Despite being a thriving port of some importance for many centuries, Hartlepool was in general decline during the eighteenth century.  Before its dramatic recovery during the Victorian era, its population numbered no more than a thousand or so, all of whom were crammed into what we now know as The Headland.  During the sleepy 1700s, the town tried, not altogether successfully, to tempt folk to its bracing climes by way of medicinal springs, particularly the iron-salt spa near the Westgate.  For some reason, Thomas Gray, the famous poet, visited in July 1765 to take the waters, and wrote to his friend Dr Wharton:

I have been for two days to taste the water, and do assure you that nothing could be salter (sic) and bitterer and nastier and better for you... I am delighted with the place; there are the finest walks and rocks and caverns.

Some weeks later, he wrote again:

The rocks, the sea and the weather there more than made up to me the want of bread and the want of water, two capital defects, but of which I learned from the inhabitants not to be sensible. They live on the refuse of their own fish-market, with a few potatoes, and a reasonable quantity of Geneva [gin] six days in the week, and I have nowhere seen a taller, more robust or healthy race: every house full of ruddy broad-faced children. Nobody dies but of drowning or old-age: nobody poor but from drunkenness or mere laziness.

He wasn’t the only one impressed with the locals.  Isambard Kingdom Brunel remarked in 1831, on the eve of the settlement’s industrialisation:

A curiously isolated old fishing town – a remarkably fine race of men. Went to the top of the church tower for a view.

If only he were able to climb the steps of St.Hilda’s tower now and see the difference.

Friday, 7 October 2011

Monkey News (NZ528338)

With apologies to natives of Hartlepool, who must be heartily sick of the tale…

The Fishermen Hung the Monkey, Oh!

During the Napoleonic Wars the sole survivor of a wrecked French ship – an innocent monkey – was supposedly washed ashore at Hartlepool.  He was promptly hung by the local fishermen for fear of him being a spy.  The story was captured in song by Tyneside artist Ned Corvan in the 1860s.  Many versions of the song prevail – here is one.

In former times ‘mid war an’ strife,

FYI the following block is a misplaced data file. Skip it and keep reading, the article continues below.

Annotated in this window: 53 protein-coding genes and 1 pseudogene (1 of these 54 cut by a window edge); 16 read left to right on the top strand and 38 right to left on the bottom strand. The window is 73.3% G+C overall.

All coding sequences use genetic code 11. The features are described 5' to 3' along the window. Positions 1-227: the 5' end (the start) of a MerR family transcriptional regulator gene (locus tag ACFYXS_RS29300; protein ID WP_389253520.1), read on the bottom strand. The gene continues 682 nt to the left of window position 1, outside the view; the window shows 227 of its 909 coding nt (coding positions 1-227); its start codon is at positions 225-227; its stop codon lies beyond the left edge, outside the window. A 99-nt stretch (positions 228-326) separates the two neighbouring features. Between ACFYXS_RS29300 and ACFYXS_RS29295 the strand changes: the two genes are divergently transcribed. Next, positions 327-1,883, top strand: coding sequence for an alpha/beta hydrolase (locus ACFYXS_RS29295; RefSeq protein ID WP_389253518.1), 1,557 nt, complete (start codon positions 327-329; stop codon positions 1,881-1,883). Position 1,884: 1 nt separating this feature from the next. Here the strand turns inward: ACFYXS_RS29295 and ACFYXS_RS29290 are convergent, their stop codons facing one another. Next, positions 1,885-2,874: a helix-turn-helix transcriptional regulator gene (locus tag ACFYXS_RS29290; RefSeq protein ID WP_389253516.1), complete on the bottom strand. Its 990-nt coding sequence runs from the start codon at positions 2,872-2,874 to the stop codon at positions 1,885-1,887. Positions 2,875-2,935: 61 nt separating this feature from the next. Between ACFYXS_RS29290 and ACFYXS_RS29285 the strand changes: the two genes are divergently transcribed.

When French invasion threaten’d life,
An’ all was arm’d up te the knife,
The fishermen hung the monkey, Oh!
The fishermen wi’ courage high,
They seiz’d the monkey for a spy,
Hang him, says yen; says another, he’ll die,
They did, an’ they hung the monkey, oh!

They tried ivery means to myek him speak,
They tortured the monkey tiv he loud did squeak,
Say yen that’s French, another it’s Greek,
For the fishermen they got drunkey, oh!
He’s all ower hair sum cheps did cry,
E’en up te summic cut and sly,
Wiv a cod’s head then they closed an eye,
Afore they hung the monkey, oh!

Some the monkey’s fate they did bewail,
For all the speechless pug had his tail (tale),
He’d be better off i’ Durham jail,
For the monkey wis tornin’ funkey, oh!
They said he myed sum curose mugs,
When they shaved his heed an’ cut off his lugs,
Sayin’ that’s the game for French humbugs,
Afore they hung the monkey, oh!

Hammer his ribs the thunnerin’ thief,
Pummel his pyet weel wi’ yor neef,
He’s landed there for nobbit grief,
He’s aud Napoleon’s unkey, oh!
Thus to the monkey all hands behaved,
Cut off his whiskers one chep raved,
Another bawled oot he’s niver been shaved,
So they commenc’d to scrape the monkey, oh!

They put him on a gridiron hot,
The monkey then quite lively got,
He rowl’d his eyes tiv a’ the lot,
For the monkey agyen turned funkey, oh!
Then a fisherman up te monkey goes,
Saying hang him at yence, an’ end his woes,
But the monkey flew at him and bit off his nose,
An’ that raised the poor man’s monkey, oh!

Now let us hope that iver at sea,
We’ll still maintain sovereignty,
May France and England lang agree,
An’ niver at each other git funkey, oh!
As regards poor Pug, aa’ve had me say,
His times they’ve past for mony a day,
But in Hartlepool noo, thoo’ll hear them say:
Whe hung the monkey, oh?

[Note:   Nobbit - nothing but;   funkey - in a passion]

The fame of the Hartlepool monkey was spread nationwide by Hartlepool Rovers’ rugby team who, during the 1890s, adopted a stuffed monkey as a mascot and hung it from the crossbar before each match.

Tuesday, 4 October 2011

Andy Capp (NZ514345)

Andy Capp, that fag-bearing, beer-swilling – and hen-pecked – stereotypical northern bloke, was born in Hartlepool – or rather his creator was, namely one Reginald Smyth, in July 1917, at 52 Union Road.

Reg was a very ordinary sort, born to working class, often bickering, parents, who had been forced together by a shot-gun wedding.  His father liked his drink, and his mother never tired of reminding him of it – sound familiar?  Well, although Andy Capp’s long-suffering wife, Flo, was based on Reg’s mum, Andy himself was an amalgam of much that was evident by way of male role models in the days of his creator’s youth – and not specifically his own father.

The family wandered between Hartlepool and Sunderland as the marriage ebbed and flowed, young Reg leaving school at 14 to become a butcher’s boy.  He later saw action during WWII in Africa and the Middle East – a time during which he honed his cartooning skills with his ‘pals’.  After the war, he joined the GPO and married.

Encouraged by his friends and family, he embarked on a little cartooning work for the Northern Daily Mail, then got his break with The Daily Mirror in 1954 when he was taken on full-time – and added an ‘e’ to his surname so that he may seem ever-so-slightly posher to southern readers. His famous layabout creation finally appeared on 5th August 1957 when Reg was prompted by his boss to devise a new character – and Andy Capp, the man who was a ‘handicap’ to his wife, was born.

Andy – and Reg – went onto international stardom, of course; but the artist soon tired of life in London and moved back to Hartlepool for the final two decades of his life, dying in 1998 aged 80.

[the above is based on an interview given by Smyth’s cousin, Ian Smyth Herdman, to the Sunderland Echo on 10th August 2007 – see here]